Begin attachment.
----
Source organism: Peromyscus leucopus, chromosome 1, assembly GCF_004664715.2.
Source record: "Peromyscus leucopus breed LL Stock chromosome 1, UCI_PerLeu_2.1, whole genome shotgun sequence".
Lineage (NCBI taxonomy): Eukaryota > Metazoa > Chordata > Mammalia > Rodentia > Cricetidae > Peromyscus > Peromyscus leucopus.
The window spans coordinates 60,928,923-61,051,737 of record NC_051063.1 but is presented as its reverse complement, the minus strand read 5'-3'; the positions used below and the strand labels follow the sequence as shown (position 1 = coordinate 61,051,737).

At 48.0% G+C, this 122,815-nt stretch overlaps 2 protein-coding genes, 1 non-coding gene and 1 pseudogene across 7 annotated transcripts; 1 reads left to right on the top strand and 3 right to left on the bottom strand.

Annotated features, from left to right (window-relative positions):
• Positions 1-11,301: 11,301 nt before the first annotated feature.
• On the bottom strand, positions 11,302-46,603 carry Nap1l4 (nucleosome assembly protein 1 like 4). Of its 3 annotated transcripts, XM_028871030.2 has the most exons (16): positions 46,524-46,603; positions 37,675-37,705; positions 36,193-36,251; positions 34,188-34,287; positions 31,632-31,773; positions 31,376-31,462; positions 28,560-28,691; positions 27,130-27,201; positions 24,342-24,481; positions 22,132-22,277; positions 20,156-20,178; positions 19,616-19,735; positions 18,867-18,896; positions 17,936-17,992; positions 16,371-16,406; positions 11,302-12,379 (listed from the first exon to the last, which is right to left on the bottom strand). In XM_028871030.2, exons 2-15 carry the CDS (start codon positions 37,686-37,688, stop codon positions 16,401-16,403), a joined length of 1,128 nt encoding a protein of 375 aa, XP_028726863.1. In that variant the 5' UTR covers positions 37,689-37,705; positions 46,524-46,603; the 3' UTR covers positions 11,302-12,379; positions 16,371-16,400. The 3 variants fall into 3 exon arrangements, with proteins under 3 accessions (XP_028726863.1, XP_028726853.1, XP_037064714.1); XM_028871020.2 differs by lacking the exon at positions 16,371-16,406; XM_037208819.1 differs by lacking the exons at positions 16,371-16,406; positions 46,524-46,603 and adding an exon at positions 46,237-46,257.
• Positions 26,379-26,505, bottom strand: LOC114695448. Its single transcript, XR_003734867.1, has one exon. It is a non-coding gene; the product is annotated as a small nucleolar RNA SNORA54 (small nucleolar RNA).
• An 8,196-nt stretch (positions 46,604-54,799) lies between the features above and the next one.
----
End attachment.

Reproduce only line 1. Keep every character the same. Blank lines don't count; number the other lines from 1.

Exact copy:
Source organism: Peromyscus leucopus, chromosome 1, assembly GCF_004664715.2.